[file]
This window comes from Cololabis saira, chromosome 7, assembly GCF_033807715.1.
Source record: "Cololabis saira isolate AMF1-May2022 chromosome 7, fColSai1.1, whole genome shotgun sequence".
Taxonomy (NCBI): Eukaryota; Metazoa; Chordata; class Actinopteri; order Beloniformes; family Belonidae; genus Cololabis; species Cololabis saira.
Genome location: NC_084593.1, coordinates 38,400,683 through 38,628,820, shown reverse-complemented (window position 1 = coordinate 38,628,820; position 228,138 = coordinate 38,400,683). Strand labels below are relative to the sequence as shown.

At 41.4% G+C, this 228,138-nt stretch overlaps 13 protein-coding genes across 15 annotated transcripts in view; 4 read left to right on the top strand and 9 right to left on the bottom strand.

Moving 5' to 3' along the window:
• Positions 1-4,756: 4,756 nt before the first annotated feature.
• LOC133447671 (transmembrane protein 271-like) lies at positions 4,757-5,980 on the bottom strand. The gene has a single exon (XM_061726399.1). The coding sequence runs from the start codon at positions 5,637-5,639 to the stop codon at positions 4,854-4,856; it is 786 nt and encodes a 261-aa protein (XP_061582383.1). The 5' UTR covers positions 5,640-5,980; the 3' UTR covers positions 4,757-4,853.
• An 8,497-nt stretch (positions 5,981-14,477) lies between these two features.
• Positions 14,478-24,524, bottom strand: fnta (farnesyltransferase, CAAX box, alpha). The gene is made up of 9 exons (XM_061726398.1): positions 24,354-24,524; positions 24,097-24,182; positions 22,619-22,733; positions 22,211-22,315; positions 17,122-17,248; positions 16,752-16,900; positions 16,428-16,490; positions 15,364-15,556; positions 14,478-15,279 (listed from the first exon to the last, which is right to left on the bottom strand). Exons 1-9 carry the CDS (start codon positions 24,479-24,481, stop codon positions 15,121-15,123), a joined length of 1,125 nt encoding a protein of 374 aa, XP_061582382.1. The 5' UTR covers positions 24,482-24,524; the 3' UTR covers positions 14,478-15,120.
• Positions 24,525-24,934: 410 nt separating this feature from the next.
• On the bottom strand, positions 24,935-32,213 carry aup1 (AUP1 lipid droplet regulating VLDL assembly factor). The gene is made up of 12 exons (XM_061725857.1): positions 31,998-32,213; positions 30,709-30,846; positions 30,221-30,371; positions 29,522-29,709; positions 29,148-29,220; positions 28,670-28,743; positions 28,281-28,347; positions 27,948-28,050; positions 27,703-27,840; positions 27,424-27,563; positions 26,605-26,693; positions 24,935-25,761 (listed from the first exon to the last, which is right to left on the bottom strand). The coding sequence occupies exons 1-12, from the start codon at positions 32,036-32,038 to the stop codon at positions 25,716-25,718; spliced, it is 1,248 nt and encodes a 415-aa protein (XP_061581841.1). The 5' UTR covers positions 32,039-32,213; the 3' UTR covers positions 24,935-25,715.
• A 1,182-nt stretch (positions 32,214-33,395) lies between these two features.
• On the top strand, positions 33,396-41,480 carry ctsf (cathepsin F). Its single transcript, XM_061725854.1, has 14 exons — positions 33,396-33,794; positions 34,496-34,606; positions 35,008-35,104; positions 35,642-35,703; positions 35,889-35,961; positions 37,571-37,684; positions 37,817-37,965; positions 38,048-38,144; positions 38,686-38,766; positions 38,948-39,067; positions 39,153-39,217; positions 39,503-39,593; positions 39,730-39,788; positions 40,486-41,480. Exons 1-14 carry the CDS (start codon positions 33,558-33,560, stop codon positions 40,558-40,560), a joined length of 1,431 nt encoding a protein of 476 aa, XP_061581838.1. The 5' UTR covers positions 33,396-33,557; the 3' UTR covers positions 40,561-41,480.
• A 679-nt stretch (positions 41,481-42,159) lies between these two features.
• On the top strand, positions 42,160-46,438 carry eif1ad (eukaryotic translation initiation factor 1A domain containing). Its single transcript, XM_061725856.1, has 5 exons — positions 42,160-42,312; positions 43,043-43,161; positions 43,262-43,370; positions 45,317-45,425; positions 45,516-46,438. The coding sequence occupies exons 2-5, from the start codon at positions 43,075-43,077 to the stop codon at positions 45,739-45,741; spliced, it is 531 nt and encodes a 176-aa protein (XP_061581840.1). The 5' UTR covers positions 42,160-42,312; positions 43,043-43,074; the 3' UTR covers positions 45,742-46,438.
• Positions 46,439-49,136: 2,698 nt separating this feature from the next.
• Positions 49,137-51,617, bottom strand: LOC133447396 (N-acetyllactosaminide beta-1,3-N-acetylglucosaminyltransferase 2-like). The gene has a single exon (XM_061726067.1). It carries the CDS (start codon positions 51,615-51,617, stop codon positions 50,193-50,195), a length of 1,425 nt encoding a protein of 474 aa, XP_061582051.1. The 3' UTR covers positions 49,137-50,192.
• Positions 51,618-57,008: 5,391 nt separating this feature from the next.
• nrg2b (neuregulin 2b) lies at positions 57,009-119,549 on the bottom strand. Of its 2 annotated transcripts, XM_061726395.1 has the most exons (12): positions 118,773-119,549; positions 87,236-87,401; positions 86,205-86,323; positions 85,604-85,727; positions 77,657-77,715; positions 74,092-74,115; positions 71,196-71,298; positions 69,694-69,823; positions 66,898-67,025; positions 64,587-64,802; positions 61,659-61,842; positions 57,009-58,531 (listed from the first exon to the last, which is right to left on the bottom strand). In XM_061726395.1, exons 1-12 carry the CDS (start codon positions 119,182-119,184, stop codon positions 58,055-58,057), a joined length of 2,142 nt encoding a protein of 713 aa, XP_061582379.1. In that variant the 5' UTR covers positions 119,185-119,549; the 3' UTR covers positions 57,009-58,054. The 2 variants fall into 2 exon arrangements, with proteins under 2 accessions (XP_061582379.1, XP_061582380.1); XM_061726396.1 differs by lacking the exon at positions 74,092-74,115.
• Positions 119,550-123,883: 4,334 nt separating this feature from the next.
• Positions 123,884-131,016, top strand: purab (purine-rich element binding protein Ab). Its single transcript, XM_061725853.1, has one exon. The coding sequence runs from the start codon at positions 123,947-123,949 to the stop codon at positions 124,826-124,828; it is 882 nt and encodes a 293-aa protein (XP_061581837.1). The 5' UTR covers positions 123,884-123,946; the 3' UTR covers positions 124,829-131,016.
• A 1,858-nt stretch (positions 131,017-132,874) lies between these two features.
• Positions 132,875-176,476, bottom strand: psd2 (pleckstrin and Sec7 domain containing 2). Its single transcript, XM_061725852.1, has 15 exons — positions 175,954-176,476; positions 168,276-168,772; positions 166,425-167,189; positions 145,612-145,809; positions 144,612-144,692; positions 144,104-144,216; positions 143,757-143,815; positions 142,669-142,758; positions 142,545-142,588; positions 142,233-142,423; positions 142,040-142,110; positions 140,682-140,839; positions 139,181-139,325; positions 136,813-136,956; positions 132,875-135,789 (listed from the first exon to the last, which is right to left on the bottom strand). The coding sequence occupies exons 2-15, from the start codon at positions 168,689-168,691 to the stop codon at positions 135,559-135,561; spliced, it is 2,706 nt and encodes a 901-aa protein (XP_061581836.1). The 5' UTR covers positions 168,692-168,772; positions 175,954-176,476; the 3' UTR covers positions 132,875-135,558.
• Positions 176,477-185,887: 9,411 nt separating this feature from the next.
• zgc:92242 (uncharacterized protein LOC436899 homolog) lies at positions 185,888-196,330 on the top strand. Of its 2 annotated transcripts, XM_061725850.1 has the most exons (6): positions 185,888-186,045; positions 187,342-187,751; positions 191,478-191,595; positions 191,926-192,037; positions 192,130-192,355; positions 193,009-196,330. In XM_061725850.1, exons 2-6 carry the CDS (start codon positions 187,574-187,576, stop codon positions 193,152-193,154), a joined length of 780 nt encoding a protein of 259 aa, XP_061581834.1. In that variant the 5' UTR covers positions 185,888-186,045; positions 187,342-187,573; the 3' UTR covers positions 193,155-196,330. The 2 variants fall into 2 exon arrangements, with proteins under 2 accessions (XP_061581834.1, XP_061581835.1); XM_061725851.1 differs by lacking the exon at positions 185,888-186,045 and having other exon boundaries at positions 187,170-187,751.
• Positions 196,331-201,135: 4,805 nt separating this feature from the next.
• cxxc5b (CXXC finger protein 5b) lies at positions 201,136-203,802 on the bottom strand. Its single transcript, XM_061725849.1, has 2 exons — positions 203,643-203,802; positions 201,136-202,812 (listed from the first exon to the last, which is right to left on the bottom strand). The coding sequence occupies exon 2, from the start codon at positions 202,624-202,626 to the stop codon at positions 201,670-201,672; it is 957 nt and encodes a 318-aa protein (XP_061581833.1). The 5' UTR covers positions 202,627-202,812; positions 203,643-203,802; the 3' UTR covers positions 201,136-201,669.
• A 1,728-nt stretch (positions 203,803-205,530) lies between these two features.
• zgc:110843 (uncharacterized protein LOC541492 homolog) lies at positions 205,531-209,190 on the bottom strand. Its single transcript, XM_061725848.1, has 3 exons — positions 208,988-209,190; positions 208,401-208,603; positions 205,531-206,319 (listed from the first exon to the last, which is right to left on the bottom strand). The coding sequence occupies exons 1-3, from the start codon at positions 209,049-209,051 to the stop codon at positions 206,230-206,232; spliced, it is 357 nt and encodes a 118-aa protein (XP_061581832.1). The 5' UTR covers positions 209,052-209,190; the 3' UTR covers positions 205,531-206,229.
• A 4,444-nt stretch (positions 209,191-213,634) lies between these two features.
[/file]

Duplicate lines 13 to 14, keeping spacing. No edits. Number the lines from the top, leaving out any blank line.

• A 1,182-nt stretch (positions 32,214-33,395) lies between these two features.
• On the top strand, positions 33,396-41,480 carry ctsf (cathepsin F). Its single transcript, XM_061725854.1, has 14 exons — positions 33,396-33,794; positions 34,496-34,606; positions 35,008-35,104; positions 35,642-35,703; positions 35,889-35,961; positions 37,571-37,684; positions 37,817-37,965; positions 38,048-38,144; positions 38,686-38,766; positions 38,948-39,067; positions 39,153-39,217; positions 39,503-39,593; positions 39,730-39,788; positions 40,486-41,480. Exons 1-14 carry the CDS (start codon positions 33,558-33,560, stop codon positions 40,558-40,560), a joined length of 1,431 nt encoding a protein of 476 aa, XP_061581838.1. The 5' UTR covers positions 33,396-33,557; the 3' UTR covers positions 40,561-41,480.